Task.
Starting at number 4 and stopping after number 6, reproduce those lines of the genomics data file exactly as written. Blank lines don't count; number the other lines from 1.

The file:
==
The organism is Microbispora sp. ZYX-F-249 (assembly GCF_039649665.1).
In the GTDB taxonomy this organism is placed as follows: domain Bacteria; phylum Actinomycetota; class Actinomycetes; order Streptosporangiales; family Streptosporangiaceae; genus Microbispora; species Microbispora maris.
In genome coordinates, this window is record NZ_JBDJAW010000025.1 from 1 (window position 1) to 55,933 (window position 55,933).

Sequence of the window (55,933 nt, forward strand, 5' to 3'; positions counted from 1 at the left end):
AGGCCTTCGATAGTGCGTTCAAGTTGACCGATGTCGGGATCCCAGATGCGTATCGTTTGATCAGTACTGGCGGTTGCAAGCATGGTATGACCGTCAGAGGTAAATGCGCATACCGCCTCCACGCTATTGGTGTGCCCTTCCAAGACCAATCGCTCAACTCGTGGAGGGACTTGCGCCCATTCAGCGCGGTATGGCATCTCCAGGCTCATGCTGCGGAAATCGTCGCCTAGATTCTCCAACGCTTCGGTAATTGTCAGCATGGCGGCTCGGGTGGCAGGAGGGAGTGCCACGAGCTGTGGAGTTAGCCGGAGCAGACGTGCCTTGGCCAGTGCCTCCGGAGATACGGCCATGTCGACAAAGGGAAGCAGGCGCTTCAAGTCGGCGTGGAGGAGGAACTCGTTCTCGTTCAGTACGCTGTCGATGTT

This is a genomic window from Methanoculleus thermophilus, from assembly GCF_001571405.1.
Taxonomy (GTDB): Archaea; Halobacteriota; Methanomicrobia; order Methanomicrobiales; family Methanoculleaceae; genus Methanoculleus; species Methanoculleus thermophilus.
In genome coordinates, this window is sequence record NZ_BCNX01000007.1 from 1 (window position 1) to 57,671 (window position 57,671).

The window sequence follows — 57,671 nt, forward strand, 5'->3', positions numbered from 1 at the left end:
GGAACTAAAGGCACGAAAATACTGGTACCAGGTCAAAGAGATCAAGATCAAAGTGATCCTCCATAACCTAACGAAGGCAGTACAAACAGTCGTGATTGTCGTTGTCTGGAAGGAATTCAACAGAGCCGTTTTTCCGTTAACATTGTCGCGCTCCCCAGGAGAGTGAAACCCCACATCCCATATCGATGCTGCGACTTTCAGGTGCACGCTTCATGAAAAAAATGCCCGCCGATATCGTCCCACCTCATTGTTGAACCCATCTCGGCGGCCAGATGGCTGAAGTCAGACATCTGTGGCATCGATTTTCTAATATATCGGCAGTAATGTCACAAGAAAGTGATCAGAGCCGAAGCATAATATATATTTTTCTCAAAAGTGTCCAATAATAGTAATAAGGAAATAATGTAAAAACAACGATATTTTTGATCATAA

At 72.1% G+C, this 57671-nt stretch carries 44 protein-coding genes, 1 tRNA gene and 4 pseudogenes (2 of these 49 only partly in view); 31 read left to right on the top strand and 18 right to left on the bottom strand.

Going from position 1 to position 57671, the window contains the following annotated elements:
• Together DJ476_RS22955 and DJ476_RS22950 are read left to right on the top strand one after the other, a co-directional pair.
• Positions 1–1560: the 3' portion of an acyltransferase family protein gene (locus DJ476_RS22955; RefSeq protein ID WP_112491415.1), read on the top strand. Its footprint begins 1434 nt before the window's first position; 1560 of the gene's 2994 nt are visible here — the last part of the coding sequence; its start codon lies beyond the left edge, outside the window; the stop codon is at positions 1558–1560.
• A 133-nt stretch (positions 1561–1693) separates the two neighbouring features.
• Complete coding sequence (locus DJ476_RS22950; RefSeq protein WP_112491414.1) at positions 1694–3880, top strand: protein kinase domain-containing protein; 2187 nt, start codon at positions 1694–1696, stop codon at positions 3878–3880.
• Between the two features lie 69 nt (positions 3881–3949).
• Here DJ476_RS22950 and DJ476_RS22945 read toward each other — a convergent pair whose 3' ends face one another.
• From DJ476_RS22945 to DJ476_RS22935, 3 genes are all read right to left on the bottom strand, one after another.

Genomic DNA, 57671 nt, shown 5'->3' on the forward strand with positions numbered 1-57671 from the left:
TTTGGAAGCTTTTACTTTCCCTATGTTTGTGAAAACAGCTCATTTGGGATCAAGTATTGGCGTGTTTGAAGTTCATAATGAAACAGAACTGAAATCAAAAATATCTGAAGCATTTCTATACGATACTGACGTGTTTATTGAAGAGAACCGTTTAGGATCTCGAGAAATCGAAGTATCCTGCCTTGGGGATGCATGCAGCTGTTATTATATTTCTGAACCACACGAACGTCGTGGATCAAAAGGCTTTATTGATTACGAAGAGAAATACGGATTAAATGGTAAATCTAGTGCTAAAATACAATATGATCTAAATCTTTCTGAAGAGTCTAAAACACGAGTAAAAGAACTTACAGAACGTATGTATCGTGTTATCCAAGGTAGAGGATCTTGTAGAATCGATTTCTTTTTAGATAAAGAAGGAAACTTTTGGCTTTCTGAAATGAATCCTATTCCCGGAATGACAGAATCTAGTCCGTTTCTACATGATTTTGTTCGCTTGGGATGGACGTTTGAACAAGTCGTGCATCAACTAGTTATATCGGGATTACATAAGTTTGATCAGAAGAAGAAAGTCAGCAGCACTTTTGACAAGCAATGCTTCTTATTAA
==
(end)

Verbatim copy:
Sequence of the window (55,933 nt, forward strand, 5' to 3'; positions counted from 1 at the left end):
AGGCCTTCGATAGTGCGTTCAAGTTGACCGATGTCGGGATCCCAGATGCGTATCGTTTGATCAGTACTGGCGGTTGCAAGCATGGTATGACCGTCAGAGGTAAATGCGCATACCGCCTCCACGCTATTGGTGTGCCCTTCCAAGACCAATCGCTCAACTCGTGGAGGGACTTGCGCCCATTCAGCGCGGTATGGCATCTCCAGGCTCATGCTGCGGAAATCGTCGCCTAGATTCTCCAACGCTTCGGTAATTGTCAGCATGGCGGCTCGGGTGGCAGGAGGGAGTGCCACGAGCTGTGGAGTTAGCCGGAGCAGACGTGCCTTGGCCAGTGCCTCCGGAGATACGGCCATGTCGACAAAGGGAAGCAGGCGCTTCAAGTCGGCGTGGAGGAGGAACTCGTTCTCGTTCAGTACGCTGTCGATGTT

This is a genomic window from Methanoculleus thermophilus, from assembly GCF_001571405.1.